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Chestnut: Wood over Fiberglass repair

Discussion in 'Wood and Canvas' started by jlarrabee, Jul 23, 2013.

  1. jlarrabee

    jlarrabee Curious about Wooden Canoes

    Hi everyone,
    I am a 16 year old kid who loves old canoes, I went to Camp Wabun, and recently bought two Chestnut Canoes. One is beautiful and is ready to go, but my other is butchered. The previous owner ripped off the canvas, then continued to fiberglass it, then managed to scrape most of that away and epoxied it. This canoe had 14 damaged ribs that need repair, along with the stems, seats, sheeting, and the mid-thwart is totally missing. Does anyone have suggestions on how I should fix my repairs.

    Attached Files:

  2. Mark Adams

    Mark Adams all wood nut

    First of all, congrats on your purchase! At 16 though, you are already 2 wooden canoes down the path to what might be a massive collection.

    The hull looks like it still has the glass on it, but that the epoxy was added as a repair. Fiberglass is glass cloth, that has been impregnated with epoxy, so what you are seeing isn't really added epoxy, just further epoxy added. Since the hull is already glassed, and the runs are what I am guessing are the problem, simply sand out the runs, and then repaint the canoe. Be very careful sanding the runs though, as you do not want to cut into the glass cloth underneath. Sand jyst enough to get everything leveled out.

    I am going to guess that the epoxy used is a modern resin, and not polyester resin. The difference is that polyester is (relatively) easily removed, while modern resins are kinda like herpes, you'll be stuck with it forever. With all the damage you describe, this hull might be toast. Try and peel off the fiberglass , and if it doesn't want to come off, or tears away large portions on planking it is probably modern resin. At this point, you'll want to examine if you want to spend the time and energy trying to fix it. I am not sure if a modern glass job can be removed with a heat gun as I have only worked on 2 canoes that had been glassed with polyester. I am sure others will pipe up though.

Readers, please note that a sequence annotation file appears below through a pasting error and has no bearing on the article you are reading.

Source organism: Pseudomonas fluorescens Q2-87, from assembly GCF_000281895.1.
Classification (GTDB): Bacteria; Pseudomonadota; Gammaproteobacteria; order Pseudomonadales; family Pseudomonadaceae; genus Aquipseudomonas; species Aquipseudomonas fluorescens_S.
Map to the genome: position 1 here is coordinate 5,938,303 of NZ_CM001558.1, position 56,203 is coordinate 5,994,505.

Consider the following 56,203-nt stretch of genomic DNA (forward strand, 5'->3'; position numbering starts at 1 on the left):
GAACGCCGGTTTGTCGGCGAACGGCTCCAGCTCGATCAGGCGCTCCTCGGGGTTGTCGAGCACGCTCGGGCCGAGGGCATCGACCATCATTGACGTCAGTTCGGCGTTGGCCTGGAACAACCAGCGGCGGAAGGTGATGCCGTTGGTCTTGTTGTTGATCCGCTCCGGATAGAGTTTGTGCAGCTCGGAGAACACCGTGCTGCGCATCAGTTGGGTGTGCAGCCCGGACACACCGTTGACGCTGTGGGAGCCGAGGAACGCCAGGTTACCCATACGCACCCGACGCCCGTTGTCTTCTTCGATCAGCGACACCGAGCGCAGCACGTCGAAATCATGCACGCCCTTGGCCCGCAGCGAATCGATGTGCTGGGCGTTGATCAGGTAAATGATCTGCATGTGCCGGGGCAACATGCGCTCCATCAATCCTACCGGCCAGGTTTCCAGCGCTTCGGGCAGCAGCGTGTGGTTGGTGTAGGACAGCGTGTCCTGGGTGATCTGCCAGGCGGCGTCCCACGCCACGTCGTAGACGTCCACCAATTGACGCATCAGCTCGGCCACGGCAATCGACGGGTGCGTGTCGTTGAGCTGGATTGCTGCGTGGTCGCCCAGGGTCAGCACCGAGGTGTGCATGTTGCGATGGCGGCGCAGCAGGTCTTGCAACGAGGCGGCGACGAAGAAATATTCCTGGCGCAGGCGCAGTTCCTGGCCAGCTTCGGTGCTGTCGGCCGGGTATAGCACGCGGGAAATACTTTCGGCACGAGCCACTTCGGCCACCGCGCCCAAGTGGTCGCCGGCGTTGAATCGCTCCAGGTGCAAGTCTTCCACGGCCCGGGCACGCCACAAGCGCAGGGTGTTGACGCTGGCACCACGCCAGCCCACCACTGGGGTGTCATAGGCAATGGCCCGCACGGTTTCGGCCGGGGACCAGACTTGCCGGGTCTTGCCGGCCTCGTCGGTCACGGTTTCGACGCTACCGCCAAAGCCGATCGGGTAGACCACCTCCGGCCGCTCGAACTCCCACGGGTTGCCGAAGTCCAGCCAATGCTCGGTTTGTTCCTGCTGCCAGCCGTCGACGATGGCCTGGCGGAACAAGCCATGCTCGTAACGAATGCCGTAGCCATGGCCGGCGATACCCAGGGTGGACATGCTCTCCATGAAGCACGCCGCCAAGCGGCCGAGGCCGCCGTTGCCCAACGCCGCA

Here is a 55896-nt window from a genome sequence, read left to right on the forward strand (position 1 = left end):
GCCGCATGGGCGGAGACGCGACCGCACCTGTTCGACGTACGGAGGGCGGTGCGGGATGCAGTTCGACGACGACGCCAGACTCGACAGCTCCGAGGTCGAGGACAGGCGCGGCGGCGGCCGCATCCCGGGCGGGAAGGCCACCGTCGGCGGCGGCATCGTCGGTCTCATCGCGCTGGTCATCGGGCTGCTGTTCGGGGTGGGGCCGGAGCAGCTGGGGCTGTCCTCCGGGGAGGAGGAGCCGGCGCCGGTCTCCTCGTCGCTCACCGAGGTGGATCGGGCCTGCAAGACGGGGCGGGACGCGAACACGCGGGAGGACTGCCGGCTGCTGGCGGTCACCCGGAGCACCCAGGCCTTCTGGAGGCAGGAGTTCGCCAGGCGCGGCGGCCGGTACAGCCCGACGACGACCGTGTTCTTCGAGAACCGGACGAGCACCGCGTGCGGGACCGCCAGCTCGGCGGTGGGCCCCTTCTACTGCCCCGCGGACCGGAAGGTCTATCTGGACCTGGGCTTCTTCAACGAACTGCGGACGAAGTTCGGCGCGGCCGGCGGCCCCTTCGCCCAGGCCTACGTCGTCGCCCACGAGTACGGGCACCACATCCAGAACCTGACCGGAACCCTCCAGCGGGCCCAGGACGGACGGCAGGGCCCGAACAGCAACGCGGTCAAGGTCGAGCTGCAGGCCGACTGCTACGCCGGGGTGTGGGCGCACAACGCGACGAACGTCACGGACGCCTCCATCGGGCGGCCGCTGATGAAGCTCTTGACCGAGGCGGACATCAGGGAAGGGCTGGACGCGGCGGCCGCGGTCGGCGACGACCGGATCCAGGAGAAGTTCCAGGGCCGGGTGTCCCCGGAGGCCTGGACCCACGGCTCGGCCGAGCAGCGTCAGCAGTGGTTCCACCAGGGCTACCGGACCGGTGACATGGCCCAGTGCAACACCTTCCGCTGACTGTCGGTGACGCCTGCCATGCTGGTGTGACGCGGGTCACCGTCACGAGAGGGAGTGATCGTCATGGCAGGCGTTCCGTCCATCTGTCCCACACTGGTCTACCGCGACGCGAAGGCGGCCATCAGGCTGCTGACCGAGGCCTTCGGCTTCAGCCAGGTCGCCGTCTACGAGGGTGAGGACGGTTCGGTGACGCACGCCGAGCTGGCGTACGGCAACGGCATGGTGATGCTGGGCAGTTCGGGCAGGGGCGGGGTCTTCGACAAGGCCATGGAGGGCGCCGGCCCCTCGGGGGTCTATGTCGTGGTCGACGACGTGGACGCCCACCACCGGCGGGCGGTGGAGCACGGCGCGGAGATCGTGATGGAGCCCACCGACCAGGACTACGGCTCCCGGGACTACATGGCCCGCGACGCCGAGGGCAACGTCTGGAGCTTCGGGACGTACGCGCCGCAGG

3. pklonowski

    pklonowski Unrepentant Canoeist

    Modern epoxies CAN be removed with a heat gun, but work very slowly and carefully. Patience patience patience!
  4. OP

    jlarrabee Curious about Wooden Canoes

    Thank You for your help, now once I use a heat gun, will I be able to access the remove the cloth and get to the sheeting? This poor old canoe needs help, and the previous owners never knew what they had until I told them... when the mid-thwart broke they cut it, and when some ribs broke they glued it plywood. I hope to fix this one up to trade, or sell for another project, or my first car. Not many kids can say that.
  5. OP

    jlarrabee Curious about Wooden Canoes

    This is their repair, and the bolts shows whats left of the mid-thwart IMG_3762.jpg

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